Duke Energy Indiana
Melody Birmingham-Byrd, the Indiana president of Duke Energy, is the youngest of seven children. She grew up in Chicago and worked part time in manufacturing and other areas while earning a bachelor’s of science degree in organizational leadership and management from Purdue University.
The week after graduation, she was already working for GM in upstate New York. “I didn’t have the opportunity to travel the world,” she said. “I just hitched my car to a U-Haul and drove to Rochester.”
From the auto industry, she jumped into the energy field, joining Carolina Power and Light.
It was not as big a shift as it sounds, she said. “I focus on people, processes and technology, regardless of the product or service. I went into this new industry not really considering the difference,” Birmingham-Byrd said. “Purdue really prepared me for being flexible and able to adapt to any environment.”
Birmingham-Byrd had become vice president of the Southern Region for Progress Energy Carolinas by the time her company in 2012 merged with Duke Energy, now the largest electric power company in the United States.
For Duke, Birmingham-Byrd became senior vice president of Midwest delivery operations, managing Duke’s distribution system in Kentucky, Ohio, and Indiana—a position that included oversite of construction, maintenance, operations, engineering, and resource and project management.
By the time, Birmingham-Byrd assumed the top position in Indiana in June of this year, she had earned her MBA from Strayer University.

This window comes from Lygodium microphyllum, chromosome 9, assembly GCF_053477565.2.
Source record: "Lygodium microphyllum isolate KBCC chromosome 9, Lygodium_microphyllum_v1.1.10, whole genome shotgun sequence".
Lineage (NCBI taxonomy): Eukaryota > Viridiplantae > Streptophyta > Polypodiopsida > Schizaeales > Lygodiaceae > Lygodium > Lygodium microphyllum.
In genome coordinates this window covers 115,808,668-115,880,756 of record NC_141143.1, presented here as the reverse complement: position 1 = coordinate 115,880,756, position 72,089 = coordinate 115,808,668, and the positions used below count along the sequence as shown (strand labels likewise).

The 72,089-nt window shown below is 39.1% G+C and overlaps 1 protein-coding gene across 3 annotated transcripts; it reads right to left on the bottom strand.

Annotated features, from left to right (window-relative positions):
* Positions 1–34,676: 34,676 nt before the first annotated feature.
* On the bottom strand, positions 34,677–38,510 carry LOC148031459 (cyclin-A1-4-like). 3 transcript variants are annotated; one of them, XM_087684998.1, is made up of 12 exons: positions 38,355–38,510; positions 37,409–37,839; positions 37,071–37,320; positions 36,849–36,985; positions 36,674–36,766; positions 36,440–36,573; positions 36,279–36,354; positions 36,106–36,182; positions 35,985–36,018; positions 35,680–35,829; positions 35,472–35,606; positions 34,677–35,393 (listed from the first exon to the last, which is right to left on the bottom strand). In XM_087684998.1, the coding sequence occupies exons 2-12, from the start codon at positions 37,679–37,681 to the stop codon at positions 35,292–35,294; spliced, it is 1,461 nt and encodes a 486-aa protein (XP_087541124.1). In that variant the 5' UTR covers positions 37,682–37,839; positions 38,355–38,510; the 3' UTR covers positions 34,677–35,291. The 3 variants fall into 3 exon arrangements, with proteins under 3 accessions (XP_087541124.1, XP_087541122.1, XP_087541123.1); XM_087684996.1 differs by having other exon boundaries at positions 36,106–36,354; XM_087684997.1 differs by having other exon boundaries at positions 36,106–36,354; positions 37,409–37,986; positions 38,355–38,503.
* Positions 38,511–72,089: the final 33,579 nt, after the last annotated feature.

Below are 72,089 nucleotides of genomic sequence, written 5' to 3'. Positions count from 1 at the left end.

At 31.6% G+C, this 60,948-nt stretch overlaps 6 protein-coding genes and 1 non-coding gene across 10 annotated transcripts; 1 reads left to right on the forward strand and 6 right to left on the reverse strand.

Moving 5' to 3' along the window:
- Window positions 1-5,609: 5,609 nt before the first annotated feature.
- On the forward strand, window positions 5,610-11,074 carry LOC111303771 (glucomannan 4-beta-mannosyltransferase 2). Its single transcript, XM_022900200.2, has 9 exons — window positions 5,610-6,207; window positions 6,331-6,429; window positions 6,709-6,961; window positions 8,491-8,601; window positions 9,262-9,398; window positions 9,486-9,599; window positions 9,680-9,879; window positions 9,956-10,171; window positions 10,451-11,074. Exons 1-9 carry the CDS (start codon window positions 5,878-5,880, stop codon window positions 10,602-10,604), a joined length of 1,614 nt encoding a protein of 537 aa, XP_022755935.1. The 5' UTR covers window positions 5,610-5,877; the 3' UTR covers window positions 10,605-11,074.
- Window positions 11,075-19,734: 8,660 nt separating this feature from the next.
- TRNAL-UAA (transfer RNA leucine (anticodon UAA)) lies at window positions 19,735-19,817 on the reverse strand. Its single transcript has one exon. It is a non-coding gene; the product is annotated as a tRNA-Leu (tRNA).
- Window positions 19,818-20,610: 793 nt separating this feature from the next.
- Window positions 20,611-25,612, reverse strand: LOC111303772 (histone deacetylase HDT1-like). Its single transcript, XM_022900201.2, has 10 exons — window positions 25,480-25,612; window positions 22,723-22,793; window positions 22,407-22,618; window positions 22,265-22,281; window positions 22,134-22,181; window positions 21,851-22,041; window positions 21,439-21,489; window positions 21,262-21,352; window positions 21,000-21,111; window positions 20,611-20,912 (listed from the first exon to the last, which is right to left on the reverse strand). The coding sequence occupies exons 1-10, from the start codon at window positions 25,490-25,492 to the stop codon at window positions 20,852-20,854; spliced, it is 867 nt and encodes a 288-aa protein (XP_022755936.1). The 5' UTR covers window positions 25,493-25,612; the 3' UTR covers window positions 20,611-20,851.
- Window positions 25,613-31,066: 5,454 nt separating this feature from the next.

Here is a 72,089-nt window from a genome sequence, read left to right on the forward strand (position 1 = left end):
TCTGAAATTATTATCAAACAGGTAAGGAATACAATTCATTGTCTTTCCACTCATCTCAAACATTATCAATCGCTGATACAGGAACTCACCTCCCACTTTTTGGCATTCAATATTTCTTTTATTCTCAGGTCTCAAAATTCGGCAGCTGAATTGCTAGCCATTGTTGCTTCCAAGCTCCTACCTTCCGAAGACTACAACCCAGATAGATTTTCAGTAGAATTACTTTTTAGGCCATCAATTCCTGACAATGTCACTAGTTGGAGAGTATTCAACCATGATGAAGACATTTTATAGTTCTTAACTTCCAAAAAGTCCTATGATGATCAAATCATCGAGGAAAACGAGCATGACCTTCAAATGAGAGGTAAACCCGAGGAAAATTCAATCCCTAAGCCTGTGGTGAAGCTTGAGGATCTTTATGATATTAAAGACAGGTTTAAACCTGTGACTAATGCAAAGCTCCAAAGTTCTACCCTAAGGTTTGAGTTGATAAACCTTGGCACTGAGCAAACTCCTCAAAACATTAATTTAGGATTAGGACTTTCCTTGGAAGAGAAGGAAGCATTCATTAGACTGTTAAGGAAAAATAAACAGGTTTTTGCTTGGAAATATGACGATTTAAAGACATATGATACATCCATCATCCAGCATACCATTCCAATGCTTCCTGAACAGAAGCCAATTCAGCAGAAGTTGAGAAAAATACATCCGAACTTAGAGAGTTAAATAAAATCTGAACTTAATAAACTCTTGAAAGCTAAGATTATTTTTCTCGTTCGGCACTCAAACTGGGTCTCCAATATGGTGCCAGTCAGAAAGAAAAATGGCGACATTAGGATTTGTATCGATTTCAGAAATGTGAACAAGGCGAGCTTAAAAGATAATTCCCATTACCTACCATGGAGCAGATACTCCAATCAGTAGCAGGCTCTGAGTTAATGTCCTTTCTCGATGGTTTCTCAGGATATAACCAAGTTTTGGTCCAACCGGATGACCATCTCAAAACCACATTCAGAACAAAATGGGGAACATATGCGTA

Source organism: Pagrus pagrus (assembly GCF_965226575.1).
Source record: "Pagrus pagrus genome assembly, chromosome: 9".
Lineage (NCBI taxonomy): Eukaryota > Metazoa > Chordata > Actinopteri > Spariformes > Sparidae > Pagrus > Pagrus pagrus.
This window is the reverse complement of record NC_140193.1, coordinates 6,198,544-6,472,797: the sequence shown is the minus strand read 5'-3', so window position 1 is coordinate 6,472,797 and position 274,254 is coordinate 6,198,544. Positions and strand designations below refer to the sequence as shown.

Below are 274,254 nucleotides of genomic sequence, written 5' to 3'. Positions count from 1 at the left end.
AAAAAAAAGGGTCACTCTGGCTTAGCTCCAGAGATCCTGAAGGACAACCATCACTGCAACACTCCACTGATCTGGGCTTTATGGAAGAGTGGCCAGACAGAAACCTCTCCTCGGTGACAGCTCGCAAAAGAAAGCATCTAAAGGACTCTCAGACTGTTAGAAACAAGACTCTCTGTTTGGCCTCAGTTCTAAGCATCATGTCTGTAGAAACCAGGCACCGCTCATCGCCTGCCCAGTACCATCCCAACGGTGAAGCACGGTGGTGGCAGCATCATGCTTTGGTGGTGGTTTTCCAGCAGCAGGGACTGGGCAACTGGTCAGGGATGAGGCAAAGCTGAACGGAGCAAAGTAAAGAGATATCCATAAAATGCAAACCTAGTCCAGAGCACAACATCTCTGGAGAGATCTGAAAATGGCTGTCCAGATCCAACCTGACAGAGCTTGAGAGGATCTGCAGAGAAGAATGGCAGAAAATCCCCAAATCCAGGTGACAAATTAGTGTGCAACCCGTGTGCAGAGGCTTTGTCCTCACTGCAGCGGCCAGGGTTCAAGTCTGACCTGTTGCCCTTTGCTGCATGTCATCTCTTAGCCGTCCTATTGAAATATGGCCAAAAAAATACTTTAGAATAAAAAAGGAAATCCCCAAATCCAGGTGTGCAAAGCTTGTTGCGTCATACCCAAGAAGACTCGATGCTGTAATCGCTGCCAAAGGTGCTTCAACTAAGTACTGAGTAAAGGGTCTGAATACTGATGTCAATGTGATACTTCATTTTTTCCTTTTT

Her responsibilities in her current role require an equal focus on the present and future. “We can’t always determine tomorrow’s weather. But we do have to plan for the future,” she said.
“We know technology is rapidly changing and that customer expectations are changing,” she said. “We’re influenced by environmental regulations, and we have to look five to 10 years out. We have to lock in fuel at the best possible price points. We have to look at the fleet. When is the best time to commission a generating station?”
Engaging with stakeholders—which often have conflicting interests—is key. “We have to understand what their needs are, how we can support them, and how we can collaborate with their business, so we can contribute to their success,” she said. “I’m looking beyond the functional side. I’m looking at the success of the company and of the state on a much broader scale.”
Birmingham-Byrd said she’s fortunate—“and I don’t take this lightly”—to have a team committed to the vision and strategy of the company.
Community affairs managers, government affairs representatives, regulatory attorneys and other team members “make the job easier than it probably should be,” she said.
“It’s a very demanding time right now in the energy industry, and they want to do the right thing,” she said. “And if we aren’t doing the right thing, they will speak up.”
Birmingham-Byrd serves on the boards of the Indiana Electric Association and the Indy Chamber. She’s cautious of commitments that take away weekend time from her family but appreciates working with Special Olympics Indiana. “I can take my children to events and it doesn’t present a conflict.”
What does she like to do in downtime?
“There is no downtime for me,” she said. “I would love to take a nap one day. What I wouldn’t give for a nap.”•